Talking about the "things that matter most" on Nov. 18
Live from the USCCB Fall Meeting in Baltimore, MD
4:00 – Bishops Approve Translations of Final Five Sections of Roman Missal – Not Without Controversy However
The U.S. bishops approved the English translation and U.S. adaptations of five final sections of the Roman Missal in voting late yesterday afternoon. With overwhelming majority votes, the bishops approved translations of the proper of the saints, specific prayers to each saint in the universal liturgical calendar; the commons, general prayers for celebrating saints listed in the "Roman Martyrology"; the Roman Missal supplement; the U.S. propers, a collection of orations and formularies for feasts and memorials particular to the U.S. liturgical calendar; and U.S. adaptations to the Roman Missal. There was some debate on the floor about a separate piece of the translations -- the antiphons -- which has not come to the bishops for consideration, but instead has advanced through the Vatican's approval procedures without the consultation of the English-language bishops' conferences around the world. We talk about the votes with Fr. Peter Stravinskas.
4:20 – Fulton Sheen: His Life, Example and Cause for Canonization
Fulton John Sheen was born on May 8,1895 in El Paso, Illinois. The oldest of four sons, he was baptized Peter John in St. Mary’s Church, but soon became known by his mother’s maiden name, Fulton. The family moved to Peoria where the young Sheen attended school and served as an altar boy at St. Mary’s Cathedral. Turning down a significant scholarship for graduate school, he followed his desire to become a priest and entered St. Paul’s Seminary in Minnesota. Father Sheen went on to become Archbishop Fulton John Sheen, a universally popular evangelist, radio/TV personality, writer and missionary. He is most known for his television series, “Life is Worth Living” which had a viewing audience of over 30 million people. Archbishop Fulton John Sheen, a Son of Peoria, a Son of the Church, died on December 9, 1979 in his private chapel in his Manhattan apartment. In 2002, Bishop Daniel Jenky, CSC, of the Diocese of Peoria, IL officially opened the cause for Sheen’s beatification and canonization. We talk with Bishop Jenky about Sheen’s life, example and cause for canonization.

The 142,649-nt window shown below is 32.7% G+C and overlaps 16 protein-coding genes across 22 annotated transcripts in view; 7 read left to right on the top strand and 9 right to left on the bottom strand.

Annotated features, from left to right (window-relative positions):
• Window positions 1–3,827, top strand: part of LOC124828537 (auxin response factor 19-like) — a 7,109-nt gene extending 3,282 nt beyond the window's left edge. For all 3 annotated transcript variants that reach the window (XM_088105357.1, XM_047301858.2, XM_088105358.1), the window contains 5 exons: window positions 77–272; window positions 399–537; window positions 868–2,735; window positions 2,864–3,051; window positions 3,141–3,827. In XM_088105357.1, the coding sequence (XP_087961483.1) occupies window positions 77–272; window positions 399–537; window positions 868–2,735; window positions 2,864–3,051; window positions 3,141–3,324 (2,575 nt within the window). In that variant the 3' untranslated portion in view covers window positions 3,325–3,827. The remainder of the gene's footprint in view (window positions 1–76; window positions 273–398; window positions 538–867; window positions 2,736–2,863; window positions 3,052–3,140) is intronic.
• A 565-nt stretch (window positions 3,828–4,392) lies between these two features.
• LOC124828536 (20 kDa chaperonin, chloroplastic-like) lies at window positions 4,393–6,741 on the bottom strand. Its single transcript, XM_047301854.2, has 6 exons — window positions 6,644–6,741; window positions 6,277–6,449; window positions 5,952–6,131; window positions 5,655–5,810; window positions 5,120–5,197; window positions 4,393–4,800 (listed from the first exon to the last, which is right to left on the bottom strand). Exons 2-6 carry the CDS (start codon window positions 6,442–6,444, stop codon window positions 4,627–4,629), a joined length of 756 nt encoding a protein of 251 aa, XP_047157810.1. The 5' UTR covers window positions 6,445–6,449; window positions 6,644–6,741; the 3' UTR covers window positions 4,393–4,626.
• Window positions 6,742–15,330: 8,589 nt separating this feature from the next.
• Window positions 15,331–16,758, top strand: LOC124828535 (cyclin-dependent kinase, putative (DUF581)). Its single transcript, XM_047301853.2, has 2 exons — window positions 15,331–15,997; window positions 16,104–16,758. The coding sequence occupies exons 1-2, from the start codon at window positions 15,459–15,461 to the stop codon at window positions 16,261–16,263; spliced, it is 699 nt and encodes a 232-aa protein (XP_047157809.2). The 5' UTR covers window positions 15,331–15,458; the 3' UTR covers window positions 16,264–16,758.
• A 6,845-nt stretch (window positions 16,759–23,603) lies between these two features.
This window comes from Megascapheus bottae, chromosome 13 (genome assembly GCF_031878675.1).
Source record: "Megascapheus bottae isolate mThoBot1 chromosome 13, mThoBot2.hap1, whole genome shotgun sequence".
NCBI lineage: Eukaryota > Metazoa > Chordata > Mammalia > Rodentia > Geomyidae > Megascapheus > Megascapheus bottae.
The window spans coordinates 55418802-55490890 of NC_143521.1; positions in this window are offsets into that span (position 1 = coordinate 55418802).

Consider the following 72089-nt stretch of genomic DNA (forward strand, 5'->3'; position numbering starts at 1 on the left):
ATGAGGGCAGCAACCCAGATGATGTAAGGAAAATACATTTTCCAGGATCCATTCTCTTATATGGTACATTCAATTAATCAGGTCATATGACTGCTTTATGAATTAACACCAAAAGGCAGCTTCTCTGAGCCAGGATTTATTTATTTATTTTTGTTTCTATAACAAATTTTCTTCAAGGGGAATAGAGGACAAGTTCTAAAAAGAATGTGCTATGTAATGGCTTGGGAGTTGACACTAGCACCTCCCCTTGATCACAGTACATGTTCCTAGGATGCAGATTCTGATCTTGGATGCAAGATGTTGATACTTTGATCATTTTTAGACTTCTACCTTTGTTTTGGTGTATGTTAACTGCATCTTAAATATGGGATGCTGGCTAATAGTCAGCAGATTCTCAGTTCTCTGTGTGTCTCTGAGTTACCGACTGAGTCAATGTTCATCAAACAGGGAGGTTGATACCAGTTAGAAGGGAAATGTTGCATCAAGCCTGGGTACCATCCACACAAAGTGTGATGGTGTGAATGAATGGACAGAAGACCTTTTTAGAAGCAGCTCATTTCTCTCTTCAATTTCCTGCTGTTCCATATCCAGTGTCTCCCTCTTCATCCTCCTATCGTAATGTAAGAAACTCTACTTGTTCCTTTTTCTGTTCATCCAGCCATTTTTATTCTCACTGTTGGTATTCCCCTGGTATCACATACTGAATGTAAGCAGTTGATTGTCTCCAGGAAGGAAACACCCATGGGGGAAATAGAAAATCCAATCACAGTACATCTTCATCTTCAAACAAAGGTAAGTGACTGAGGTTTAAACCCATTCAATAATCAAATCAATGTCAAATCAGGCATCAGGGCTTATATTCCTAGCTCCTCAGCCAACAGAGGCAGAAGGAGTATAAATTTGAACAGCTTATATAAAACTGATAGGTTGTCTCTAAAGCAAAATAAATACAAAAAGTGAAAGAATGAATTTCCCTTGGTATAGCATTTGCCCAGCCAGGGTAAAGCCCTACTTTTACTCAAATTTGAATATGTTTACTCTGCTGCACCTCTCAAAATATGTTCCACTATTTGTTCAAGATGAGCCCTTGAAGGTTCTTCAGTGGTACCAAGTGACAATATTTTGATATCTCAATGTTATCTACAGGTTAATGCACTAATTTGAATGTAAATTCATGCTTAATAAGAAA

4:40 – “Life-Giving Love in an Age of Technology”
The United States Conference of Catholic Bishops approved a document on reproductive technologies, and a proposed revision to the directives that guide Catholic health care services yesterday. “Life-Giving Love in an Age of Technology,” which addresses Catholic teaching on a range of infertility treatments, passed with 220 in favor, 4 opposed and 3 abstaining. The document looked at morally problematic procedures including in vitro fertilization, embryo adoption, sperm and egg donation and surrogacy and recommended therapeutic means that help a couple conceive through sexual intercourse rather than replacing the act itself. We talk about it with Dr. John Haas of the National Catholic Bioethics Center who advised on the document.
5:00 – USCCB Fall Meeting: An Analysis
With the major work of the USCCB Fall Meeting now completed, we get a report from Raymond Arroyo. What were the highlights, and what will have the greatest impact on the Church? What will be felt by those in the pews, and what happened behind the scenes? Raymond has it all.
5:20 – A Catholic View of Literary Classics – Part 8 of 10: Merchant of Venice
We continue our 10-week series examining Classic Literature from a Catholic perspective. Acclaimed literary biographer Joseph Pearce is the editor of the Ignatius Critical Editions and will be our guide. We will ensure that traditional moral readings of the works are given prominence, instead of the feminist or deconstructionist readings that often proliferate in other series of 'critical editions'. As such, they represent a genuine extension of consumer choice, enabling educators, students, and lovers of good literature to buy editions of classic literary works without having to 'buy into' the ideologies of secular fundamentalism. Today, we examine Shakespeare’s The Merchant of Venice.
5:40 – “2012”
When we got word recently that the movie “2012” depicts the Vatican being blown up, along with the famous statue from Rio, Christ the Redeemer, we were unmoved. Why? Because this occurs during the end of the world in a massive destruction. This kind of sensationalism, we reasoned, is standard fare for director Roland Emmerich: he is the guru of the “blow ‘em up” genre of movies. But now we’ve learned that while Catholics get theirs, Muslims are spared. Out of fear, of course. Emmerich is more than a coward—he is a liar who has it out for Catholics. Last year, he was quoted saying, “I would like to erase all nations and religions.” Not true. He is quite content to live with Islam, even though he readily admits it is a religion of terror. When asked why he did not show the destruction of Kaaba, the religious structure in the Grand Mosque in Mecca, he said, “I wanted to do that, I have to admit. You can actually let Christian symbols fall apart, but if you would do this with [an] Arab symbol, you would have…a fatwa.” We talk about the film with Fr. Robert Barron.